Alfonso de Portago
Portago aboard his Ferrari 860 Monza, 1957
|Born||11 October 1928|
|Died||12 May 1957 (aged 28)|
Cavriana, Lombardy, Italy
|Formula One World Championship career|
|Active years||1956 – 1957|
|First entry||1956 French Grand Prix|
|Last entry||1957 Argentine Grand Prix|
Alfonso Cabeza de Vaca y Leighton, 11th Marquess of Portago, GE (11 October 1928 – 12 May 1957), best known as Alfonso de Portago, was a Spanish aristocrat, racing and bobsleigh driver, jockey and pilot.
Born in London to a prominent family in the peerage of Spain, he was named after his godfather, king Alfonso XIII. His grandfather, the 9th Marquess of Portago had been Mayor of Madrid while his father, who was President of Puerta de Hierro and a prolific golfer, died of a heart attack while showering after a polo match. His mother, Olga Leighton, was an Irish nurse.
At age 17, Portago began displaying his flamboyant lifestyle by winning a $500 bet after flying a borrowed plane under London Tower Bridge. He twice rode the Grand National as "gentleman rider" and formed the first Spanish bobsleigh team with his cousins, finishing 4th in the 1956 Winter Olympics, shaving the bronze medal by 0.14 seconds.
In 1953, he was introduced into the Scuderia Ferrari team, competing at the Carrera Panamericana, 1000 km Buenos Aires and several Grand Prix, including a win and second place at the 1956 Tour de France Automobile and 1956 British Grand Prix respectively.
In May 1957, Portago's renowned Ferrari 335 S crashed while taking a curve at 150m/h at the Mille Miglia, killing both drivers and 9 spectators. The young age of the Marquess who was 28 at the time of his death combined with his status as a sex symbol caused a shock amongst many, having several tributes and landmarks named after him, most notably the "Portago curve" at Jarama racetrack.
The Marquess of Portago was seen by many as a true playboy of his time; "a tall, handsome and wealthy Spanish aristocrat who captured everybody's imagination". Gregor Grant famously said of him: "a man like Portago appears only once in a generation, and it would probably be more accurate to say only once in a lifetime. The fellow does everything fabulously well. Never mind the driving, the steeplechasing, the bobsledding, the athletic side of things, never mind being fluent in 4 languages. (...) He could be the best bridge player in the world if he cared to try, he could certainly be a great soldier, and I suspect he could be a fine writer".
Portago was born in London, he was educated at Biarritz, in France. He became articulate in four languages. Portago was heir to one of the most respected titles in Spain and a millionaire. Among his ancestors were an explorer (Álvar Núñez Cabeza de Vaca), a Governor of Madrid, and a war hero. His Spanish father was Antonio Cabeza de Vaca. He died during half time at a polo match at a young age. His mother was named Olga Leighton and was an Irish nurse. She also had a daughter named Sol, for Soledad, who married and became known as the Marchioness of Moratalla in racing circles. She died in 2017. Olga's first husband, Francis John Mackey, was more than 40 years older than she was. He shot himself while terminally ill and left Olga an enormous fortune made as founder of Household Finance Corp. Portago was a first cousin of Vicente Sartorius, 4th Marquess of Mariño as well as José Luis de Vilallonga, 9th Marquess of Castellbell.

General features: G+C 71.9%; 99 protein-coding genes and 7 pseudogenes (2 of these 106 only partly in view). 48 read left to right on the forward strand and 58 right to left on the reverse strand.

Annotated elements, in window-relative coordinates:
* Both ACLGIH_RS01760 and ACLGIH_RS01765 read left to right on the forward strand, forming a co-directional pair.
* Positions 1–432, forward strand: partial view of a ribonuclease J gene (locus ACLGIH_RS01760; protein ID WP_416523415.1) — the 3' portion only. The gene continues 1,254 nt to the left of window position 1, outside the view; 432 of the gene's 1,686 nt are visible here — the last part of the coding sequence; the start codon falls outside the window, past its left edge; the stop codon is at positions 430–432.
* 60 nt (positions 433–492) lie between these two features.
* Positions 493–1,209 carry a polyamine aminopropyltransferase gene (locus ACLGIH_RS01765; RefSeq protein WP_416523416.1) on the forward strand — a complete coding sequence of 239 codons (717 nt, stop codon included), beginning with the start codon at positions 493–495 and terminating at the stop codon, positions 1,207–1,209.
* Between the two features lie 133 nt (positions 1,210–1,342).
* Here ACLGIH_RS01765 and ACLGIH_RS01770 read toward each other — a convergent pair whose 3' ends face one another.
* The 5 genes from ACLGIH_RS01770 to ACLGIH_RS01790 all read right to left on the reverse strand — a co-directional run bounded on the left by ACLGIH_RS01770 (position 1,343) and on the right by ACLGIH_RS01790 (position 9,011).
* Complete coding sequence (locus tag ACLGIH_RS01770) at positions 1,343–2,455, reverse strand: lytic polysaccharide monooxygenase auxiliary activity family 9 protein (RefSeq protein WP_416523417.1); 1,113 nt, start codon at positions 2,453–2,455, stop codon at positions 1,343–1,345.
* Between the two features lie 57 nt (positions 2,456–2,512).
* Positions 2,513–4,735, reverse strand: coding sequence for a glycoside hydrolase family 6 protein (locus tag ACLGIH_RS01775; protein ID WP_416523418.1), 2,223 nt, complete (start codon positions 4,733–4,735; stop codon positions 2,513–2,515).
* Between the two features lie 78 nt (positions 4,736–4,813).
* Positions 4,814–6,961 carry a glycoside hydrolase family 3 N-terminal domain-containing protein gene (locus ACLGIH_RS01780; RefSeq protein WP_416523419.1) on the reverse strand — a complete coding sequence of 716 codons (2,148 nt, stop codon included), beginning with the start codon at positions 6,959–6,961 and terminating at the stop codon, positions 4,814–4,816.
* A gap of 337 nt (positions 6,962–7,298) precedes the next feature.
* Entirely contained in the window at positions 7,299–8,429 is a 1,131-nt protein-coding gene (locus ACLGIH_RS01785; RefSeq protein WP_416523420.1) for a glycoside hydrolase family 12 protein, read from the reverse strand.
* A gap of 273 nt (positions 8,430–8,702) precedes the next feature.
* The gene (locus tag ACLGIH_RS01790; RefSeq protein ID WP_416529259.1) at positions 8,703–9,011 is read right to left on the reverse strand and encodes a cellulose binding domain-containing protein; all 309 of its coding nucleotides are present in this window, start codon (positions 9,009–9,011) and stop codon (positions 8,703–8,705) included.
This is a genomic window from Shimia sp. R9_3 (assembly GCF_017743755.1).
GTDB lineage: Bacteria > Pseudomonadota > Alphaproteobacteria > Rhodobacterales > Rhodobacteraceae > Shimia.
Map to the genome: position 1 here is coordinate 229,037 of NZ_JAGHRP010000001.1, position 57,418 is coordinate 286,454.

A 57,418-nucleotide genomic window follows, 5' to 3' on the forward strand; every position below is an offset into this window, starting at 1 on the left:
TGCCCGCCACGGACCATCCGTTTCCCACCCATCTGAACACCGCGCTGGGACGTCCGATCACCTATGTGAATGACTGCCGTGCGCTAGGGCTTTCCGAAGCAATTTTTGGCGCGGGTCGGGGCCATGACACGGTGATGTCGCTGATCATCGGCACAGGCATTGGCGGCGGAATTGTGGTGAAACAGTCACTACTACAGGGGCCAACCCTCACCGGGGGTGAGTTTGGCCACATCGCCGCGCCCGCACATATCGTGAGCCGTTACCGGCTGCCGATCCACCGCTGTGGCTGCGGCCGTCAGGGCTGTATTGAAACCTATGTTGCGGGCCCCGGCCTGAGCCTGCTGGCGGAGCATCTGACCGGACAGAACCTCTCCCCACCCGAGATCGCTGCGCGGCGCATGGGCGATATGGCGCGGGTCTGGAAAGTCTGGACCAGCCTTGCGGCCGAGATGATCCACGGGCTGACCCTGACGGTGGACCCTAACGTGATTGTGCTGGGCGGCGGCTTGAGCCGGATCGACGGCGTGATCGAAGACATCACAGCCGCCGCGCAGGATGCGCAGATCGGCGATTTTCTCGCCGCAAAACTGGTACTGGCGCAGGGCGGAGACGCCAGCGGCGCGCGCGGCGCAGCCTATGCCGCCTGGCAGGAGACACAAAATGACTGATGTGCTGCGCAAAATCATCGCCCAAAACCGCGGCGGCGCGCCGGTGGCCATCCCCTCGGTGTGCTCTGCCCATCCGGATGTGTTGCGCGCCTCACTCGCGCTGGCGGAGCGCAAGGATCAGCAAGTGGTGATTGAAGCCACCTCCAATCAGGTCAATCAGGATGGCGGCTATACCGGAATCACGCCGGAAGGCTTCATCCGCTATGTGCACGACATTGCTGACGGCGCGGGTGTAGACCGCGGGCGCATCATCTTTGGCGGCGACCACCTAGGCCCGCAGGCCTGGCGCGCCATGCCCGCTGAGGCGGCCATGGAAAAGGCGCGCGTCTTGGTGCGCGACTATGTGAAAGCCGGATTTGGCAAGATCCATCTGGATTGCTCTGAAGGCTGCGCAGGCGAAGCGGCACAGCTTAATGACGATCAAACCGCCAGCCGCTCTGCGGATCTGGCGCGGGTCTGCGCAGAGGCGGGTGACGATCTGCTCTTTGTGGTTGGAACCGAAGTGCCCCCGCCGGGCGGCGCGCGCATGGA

Portago was 1.83 m tall and weighed 77 kg. De Portago won a bet at the age of 17 when he flew his plane beneath London Tower Bridge. He participated twice in the Grand National Steeplechase at Aintree as a gentleman jockey, although he found keeping his weight down to be a struggle.
Race car driver
De Portago began racing sports cars in 1953 after his meeting with the Ferrari importer in the USA, Luigi Chinetti, who asked him to be his co-driver in the Carrera Panamericana. He later raced alone in a personal Ferrari Sport model at the 1954 1000 km Buenos Aires. de Portago won six major races, including the Tour de France automobile race, the Grand Prix of Oporto, and the Nassau Governor's Cup (twice). In Nassau, during the winter of 1956, Portago trailed the car ahead of him by centimeters while travelling at 240 km/h. Portago used his skill to avert careening into a crowd after the driver ahead of him touched his brakes and both cars went into a 180 m skid. Among sports car enthusiasts, de Portago was known as a two-car man, because of the many burned-out brakes, clutches, transmissions, and wrecked cars for which he was responsible. He often needed several cars to finish a race.
He participated in 5 World Championship Formula One Grands Prix, debuting on 1 July 1956. His best result was a second place at the 1956 British Grand Prix (a shared drive with Peter Collins), and scored a total of four championship points. In 1953 he raced with Chinetti in the Carrera Panamericana. During the 1955 British Grand Prix at Silverstone, Portago was thrown from his Ferrari while racing at 140 km/h after losing control on a patch of oil. He was hospitalized with a broken leg.
|1957 St. Moritz||Two-man|
He also was a bobsleigh runner, recruiting several cousins in order to form Spain's first bobsleigh team for the 1956 Winter Olympic Games in Cortina d'Ampezzo. He had had only two or three practice runs in Switzerland before buying a pair of sleds. With de Portago steering, the two-man bob finished fourth to the surprise of the traditional teams, missing out on a medal by 0.16 seconds. He was introduced to bobsledding by an American from Beloit, Wisconsin, Edmund Nelson, whom he later teamed up with in order to win the Tour de France automobile race.